Vamos a la calle!
Fifty-five mallets beat against fifty-five drums. Boom. Clack. Clack. Ba-da-da-da-dah, boom. Can you hear that? Da-da-da-DA-DA-DA. Boom! An occasional collective chant, "Batala!" rises up from the sea of drummers. Row upon row of women -- drums strapped around their waists -- rhythmically swing their arms as they attack and release. There's Mia Foreman in the second row, a shock of black curls dance on her head as she controls the sound of a medium-sized dobra. Hildi Pardo, smiling, bangs on a large Brazilian bass drum called a surdo. Every Saturday a crowd forms at the fringes of the small park outside Farragut West metro station to watch their explosive, yet disciplined practice. Ranging in age from 21 to 65, Batala DC is entirely directed and conducted by women, the all-female arm of the international percussion group Batala.
Batala is just one of 180 groups who perform at Fiesta DC, the annual Latino arts and culture festival currently based in Mount Pleasant, a multicultural urban enclave in DC. With 60,000 attendees, it is one of the biggest free local festivals in the District of Columbia. By attracting record crowds from all over the metro area, the festival, now in its 39th year, helped lay the foundation for a wave of urban revitalization in the District. Residents and out-of-towners flock to Mount Pleasant Street the last weekend of September, which is also National Hispanic Heritage Month, for what always promises to be an upbeat celebration of Latino culture, food, and, most of all, community. It wasn't, however, always that way.
Historically, the U.S. capital has been a popular destination for immigrants. Due to varying degrees of political unrest and social injustice, the 1970s inspired a very specific wave of migration for Latinos, who came to the District from all over Latin America: Guatemala, Bolivia, Chile, El Salvador, Nicaragua. These disparate groups of Latino refugees weren't always welcomed in DC, or, for that matter, counted. In fact, the Festival Latino was born out of a protest against what many people of Hispanic descent considered inaccurate Census numbers. The 1970 U.S. Census claimed some 17,300 odd Latinos lived in the DC metro area, but after the first Festival Latino it became apparent that the Latino population was much, much larger. "It was a strategy to demonstrate how many people were here," said Olivia Cadaval, folklorist and chair in Cultural Research and Education at the Smithsonian Center for Folklife and Cultural Heritage. "Let the press count us." Or as the current Festival Director Alfonso Aguilar put it, the attitude back then was "Vamos a la calle!" (Let's go to the street!).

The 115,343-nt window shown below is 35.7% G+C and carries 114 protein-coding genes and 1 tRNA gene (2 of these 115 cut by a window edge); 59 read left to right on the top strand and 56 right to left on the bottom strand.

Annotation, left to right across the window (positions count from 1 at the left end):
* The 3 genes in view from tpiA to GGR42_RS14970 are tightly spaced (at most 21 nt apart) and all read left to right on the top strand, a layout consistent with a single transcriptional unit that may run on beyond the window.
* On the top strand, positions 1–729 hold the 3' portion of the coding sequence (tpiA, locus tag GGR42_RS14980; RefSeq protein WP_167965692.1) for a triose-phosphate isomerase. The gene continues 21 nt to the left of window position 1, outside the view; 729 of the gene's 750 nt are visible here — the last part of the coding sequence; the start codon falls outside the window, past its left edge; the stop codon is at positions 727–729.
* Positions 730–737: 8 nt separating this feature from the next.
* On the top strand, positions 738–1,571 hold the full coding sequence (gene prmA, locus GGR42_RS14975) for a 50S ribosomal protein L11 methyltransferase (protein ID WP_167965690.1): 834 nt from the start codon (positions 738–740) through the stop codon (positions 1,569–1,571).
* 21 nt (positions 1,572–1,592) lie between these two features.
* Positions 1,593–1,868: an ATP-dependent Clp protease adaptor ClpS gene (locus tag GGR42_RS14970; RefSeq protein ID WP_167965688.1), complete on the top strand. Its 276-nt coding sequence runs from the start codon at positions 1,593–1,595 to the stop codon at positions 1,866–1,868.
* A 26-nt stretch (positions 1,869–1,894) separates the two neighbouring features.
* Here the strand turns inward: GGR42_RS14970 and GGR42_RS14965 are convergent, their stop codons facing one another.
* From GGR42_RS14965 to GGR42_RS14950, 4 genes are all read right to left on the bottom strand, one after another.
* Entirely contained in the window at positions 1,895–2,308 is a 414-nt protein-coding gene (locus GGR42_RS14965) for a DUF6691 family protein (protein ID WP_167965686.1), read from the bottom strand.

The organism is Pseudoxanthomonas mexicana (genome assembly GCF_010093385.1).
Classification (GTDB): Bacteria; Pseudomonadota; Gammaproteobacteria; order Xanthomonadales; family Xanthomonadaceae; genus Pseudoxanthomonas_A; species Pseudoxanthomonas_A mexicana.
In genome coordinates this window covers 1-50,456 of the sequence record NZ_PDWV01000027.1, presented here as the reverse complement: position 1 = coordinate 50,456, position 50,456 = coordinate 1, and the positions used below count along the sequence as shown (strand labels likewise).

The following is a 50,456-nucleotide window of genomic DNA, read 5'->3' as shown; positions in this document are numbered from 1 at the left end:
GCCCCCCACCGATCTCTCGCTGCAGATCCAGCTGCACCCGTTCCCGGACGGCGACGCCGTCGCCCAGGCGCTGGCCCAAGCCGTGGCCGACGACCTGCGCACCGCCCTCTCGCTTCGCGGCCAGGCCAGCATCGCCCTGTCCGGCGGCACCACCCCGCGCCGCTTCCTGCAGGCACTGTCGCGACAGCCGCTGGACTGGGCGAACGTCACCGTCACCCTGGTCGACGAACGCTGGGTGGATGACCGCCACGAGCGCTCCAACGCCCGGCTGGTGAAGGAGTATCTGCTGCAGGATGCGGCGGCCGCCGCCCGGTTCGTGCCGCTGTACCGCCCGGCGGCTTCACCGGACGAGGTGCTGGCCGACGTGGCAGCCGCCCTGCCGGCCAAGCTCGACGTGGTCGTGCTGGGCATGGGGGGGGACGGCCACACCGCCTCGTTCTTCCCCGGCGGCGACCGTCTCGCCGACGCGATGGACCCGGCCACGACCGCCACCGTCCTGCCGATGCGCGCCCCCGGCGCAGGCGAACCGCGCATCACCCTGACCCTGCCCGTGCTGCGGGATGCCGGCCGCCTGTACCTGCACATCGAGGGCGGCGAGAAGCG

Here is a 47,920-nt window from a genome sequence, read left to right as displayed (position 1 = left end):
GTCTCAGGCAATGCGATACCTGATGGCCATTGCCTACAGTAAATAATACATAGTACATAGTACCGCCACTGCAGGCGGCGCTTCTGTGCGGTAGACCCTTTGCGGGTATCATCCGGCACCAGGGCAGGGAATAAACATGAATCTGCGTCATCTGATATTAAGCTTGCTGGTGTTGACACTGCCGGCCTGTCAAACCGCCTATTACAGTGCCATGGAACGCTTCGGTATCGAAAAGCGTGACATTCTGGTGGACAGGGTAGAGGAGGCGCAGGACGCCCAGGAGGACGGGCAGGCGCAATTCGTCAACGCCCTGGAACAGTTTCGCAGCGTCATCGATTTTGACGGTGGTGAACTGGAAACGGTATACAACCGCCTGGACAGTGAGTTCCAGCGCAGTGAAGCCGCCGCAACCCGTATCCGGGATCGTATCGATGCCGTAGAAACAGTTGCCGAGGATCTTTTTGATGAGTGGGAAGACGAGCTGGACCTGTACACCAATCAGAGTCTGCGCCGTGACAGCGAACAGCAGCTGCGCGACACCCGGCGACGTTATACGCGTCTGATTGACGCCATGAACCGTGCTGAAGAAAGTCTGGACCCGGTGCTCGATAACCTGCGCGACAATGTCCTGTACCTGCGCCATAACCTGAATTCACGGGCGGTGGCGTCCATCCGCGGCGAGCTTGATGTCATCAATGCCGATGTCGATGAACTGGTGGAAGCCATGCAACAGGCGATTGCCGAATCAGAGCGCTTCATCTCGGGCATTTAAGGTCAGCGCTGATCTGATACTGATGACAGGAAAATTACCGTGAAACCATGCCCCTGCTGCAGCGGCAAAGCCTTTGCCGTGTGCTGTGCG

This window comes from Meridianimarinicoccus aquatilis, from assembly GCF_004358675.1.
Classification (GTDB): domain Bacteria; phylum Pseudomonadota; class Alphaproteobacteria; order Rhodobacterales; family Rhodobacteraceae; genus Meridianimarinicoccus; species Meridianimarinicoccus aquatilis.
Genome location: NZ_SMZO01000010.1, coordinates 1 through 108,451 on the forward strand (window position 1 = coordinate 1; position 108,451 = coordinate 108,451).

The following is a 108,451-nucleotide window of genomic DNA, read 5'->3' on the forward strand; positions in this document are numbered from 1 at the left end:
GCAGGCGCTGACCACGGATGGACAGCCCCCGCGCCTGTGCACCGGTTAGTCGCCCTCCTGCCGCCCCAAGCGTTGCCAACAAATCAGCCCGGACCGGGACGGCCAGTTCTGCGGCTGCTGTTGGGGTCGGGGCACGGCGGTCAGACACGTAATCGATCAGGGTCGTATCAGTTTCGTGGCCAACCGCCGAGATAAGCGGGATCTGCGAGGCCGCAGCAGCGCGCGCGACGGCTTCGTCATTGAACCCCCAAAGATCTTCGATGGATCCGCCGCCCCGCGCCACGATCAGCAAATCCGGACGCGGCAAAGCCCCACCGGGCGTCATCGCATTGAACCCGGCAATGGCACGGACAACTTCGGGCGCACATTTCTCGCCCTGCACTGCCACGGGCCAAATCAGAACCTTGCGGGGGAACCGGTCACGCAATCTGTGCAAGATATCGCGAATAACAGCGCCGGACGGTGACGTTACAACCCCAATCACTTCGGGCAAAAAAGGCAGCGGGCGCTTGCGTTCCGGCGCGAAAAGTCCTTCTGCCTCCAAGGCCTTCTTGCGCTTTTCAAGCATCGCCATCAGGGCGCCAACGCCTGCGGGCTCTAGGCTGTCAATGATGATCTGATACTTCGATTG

And that's exactly what politically savvy DC resident Carlos Rosario had in mind. He reached out to and mobilized fellow Latino immigrants. In fact, he held meetings after film screenings at the old Colony Theatre to talk about job skills and progress. Building off the Great Society's wave of social change, Rosario helped establish the Festival Latino in 1971, which, according to Cadaval, "became a catalyst for forming the Latino community in Washington, DC." The event has become such an important tradition and institution to area Latinos that Cadaval made it the focus of her 1988 dissertation: Creating a Latino Identity in the Nation's Capital: The Latino Festival.